Angela Evancie / VPR File Photo

Tristram Coffin, the U.S. Attorney for the district of Vermont, said he is resigning next month to take a job in private practice.

"I'm going to be reluctantly stepping down and taking on another job beginning Jan. 12," he said. "It's an excellent opportunity, but I will be leaving this job feeling it's been an amazing time here. We've got such an incredible office here and terrific people."

Taylor Dobbs / VPR

Vermont Gas Systems announced Friday that it faces additional cost overruns for its pipeline to Addison County. 

The company is not ruling out a rate increase to pay for the new costs. And officials say they will ask regulators to delay proceedings on the the next phase of the project, pending revised cost estimates for that phase.  

Costs have gone up substantially since the project was first submitted to regulators a year ago.

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Tell us a story! Vermont Edition's annual music show is Friday, and this year we want to know what song encapsulates 2014 for you.  What music do you associate with your strongest memories of the last year?

It can be an old or new song, funny or serious, about your personal life or our collective memory.  Tell us about the soundtrack to your year by posting below or visiting our Facebook page.

Some organizations who support Gov. Peter Shumlin's decision to back away from single-payer health care say there are other health care reform efforts that could have a positive impact on medical costs. 

Tom Torti, president and CEO of the Lake Champlain Regional Chamber of Commerce, is one of those watching the health care reform efforts closely. As part of the governor's business advisory council, Torti said he has seen various scenarios for how to fund single payer and was worried about the price tag.

Charlotte Albright / VPR

Hospitals in New Hampshire and Vermont are making progress in the battle against a leading cause of death. Sepsis is triggered by infection and causes inflammation through the entire body. But Emergency Departments are now intervening quickly to save lives.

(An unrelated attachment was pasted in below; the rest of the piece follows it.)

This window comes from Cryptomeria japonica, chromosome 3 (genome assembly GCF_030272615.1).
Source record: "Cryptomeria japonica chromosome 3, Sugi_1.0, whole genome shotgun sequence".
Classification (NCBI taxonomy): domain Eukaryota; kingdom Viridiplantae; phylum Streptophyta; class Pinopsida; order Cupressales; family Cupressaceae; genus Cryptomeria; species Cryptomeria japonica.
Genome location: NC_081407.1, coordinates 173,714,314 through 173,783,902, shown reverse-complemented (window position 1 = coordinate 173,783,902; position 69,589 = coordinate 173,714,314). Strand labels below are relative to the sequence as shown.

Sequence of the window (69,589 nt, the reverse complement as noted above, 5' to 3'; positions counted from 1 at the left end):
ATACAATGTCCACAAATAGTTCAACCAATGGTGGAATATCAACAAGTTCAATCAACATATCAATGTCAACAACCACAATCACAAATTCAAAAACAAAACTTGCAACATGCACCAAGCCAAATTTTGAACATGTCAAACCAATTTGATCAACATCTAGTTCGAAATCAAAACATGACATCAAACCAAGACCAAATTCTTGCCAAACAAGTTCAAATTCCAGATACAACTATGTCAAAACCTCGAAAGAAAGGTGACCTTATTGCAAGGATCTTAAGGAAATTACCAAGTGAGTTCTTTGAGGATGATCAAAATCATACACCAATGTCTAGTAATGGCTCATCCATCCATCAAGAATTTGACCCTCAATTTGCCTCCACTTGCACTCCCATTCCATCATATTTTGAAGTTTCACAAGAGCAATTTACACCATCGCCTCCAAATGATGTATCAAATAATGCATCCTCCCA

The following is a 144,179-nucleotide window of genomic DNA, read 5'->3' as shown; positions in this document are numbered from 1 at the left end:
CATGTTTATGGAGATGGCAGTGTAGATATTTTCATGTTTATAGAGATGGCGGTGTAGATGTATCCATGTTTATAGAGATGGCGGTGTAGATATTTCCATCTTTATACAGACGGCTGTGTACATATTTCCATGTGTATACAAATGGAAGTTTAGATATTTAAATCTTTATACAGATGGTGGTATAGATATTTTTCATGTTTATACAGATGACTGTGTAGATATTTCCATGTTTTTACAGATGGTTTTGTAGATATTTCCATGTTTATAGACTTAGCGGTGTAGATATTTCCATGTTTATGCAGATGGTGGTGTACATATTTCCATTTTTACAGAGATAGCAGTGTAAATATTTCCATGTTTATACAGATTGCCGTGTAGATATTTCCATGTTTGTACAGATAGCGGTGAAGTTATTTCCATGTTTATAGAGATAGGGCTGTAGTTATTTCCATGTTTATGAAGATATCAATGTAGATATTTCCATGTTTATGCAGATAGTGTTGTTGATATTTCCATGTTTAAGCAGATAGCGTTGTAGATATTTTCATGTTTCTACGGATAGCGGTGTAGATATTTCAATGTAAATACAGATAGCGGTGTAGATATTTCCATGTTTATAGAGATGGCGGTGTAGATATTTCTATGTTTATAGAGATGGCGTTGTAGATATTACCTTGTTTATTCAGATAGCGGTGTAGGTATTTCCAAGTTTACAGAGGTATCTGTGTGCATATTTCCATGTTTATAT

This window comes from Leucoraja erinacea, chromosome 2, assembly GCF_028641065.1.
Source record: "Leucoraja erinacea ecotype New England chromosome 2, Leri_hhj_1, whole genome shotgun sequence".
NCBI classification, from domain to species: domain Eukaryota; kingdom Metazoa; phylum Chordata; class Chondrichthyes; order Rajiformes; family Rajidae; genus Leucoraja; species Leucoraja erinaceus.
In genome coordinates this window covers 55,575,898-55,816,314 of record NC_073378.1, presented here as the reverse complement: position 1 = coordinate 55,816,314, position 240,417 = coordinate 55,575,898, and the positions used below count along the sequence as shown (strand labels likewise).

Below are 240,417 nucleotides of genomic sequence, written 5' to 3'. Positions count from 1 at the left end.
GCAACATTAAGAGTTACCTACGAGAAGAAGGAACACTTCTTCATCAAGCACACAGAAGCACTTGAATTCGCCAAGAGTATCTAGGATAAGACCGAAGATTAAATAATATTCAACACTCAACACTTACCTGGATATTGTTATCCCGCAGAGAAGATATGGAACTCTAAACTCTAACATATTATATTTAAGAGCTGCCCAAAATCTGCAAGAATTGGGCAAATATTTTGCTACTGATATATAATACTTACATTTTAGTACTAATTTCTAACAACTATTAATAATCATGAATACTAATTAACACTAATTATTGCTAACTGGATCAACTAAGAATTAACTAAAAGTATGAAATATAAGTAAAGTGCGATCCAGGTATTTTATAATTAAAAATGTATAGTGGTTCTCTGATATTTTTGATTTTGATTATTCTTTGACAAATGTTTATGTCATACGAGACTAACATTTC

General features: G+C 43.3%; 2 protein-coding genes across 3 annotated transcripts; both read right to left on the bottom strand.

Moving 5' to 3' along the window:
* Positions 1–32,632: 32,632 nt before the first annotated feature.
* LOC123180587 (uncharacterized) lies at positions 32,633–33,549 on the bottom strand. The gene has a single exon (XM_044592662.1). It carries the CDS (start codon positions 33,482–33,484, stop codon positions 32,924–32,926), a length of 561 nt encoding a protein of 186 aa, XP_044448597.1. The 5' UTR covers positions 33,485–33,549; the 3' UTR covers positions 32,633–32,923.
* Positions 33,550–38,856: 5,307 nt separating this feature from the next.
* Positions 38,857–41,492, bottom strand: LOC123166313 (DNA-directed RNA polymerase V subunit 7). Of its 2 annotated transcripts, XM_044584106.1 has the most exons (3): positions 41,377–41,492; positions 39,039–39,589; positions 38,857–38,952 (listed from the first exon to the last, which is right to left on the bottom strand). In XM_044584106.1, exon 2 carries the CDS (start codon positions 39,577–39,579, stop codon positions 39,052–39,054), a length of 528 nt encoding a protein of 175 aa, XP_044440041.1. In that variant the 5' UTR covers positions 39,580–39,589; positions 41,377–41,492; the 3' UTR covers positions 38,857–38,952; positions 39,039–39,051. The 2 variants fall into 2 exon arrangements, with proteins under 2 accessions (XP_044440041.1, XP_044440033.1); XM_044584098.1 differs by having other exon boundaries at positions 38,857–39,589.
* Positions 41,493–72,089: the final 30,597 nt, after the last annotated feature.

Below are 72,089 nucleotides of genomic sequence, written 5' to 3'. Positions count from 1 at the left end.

Peter Hirschfeld / VPR

Gov. Peter Shumlin’s decision to abandon his plan for single-payer health care has spurred feelings of relief, anger, surprise and confusion. And the political bombshell has everyone trying to figure out what’s next for health care reform.

About 60 protestors made their way down Main Street in Montpelier on Thursday, carrying cardboard effigies of the same Democratic governor they worked to elect not so long ago.

Taylor Dobbs / VPR

A new report on the Department for Children and Families sheds light on the major difficulties the department has faced in handling the opiate crisis Gov. Peter Shumlin brought to the fore in January.

The report suggests, and officials confirm, that DCF was caught off-guard by just how much opiate abuse and addiction would affect the department's work.

Deputy DCF commissioner Cindy Walcott doesn't dance around it: The agency wasn't ready for the dramatic impact drugs would have on child safety work.

Travis Quetel / Vermont State Parks

Last week, the Vermont Department of Environmental Conservation issued a water quality certification governing the future operations of Green Mountain Power’s Waterbury hydroelectric project.

New York Moves To Ban Fracking

23 hours ago
Office of Gov. Cuomo / Flickr

The Cuomo administration will move to ban hydrofracking citing unresolved health issues and dubious economic benefits of the widely used gas-drilling technique.

The news came at a meeting of the governor’s cabinet where Health Commissioner Howard Zucker and Environmental Conservation Commissioner Joe Martens summarized the findings of their environmental and health reviews.

The Governor distanced himself from the decision and referred questions to Zucker and Martens.

Angela Evancie / VPR

The prospect of single-payer health care in Vermont is no more, at least for now.

Gov. Peter Shumlin announced Wednesday that he is backing away from his signature policy push that would have made Vermont the first state in the nation with a publicly financed health care system overseen by state government. The governor now says that the taxes required to pay for such a system would simply be too much for Vermont to bear.

Gov. Shumlin came to the VPR studios to talk with host Alex Keefe about his decision and what comes next.

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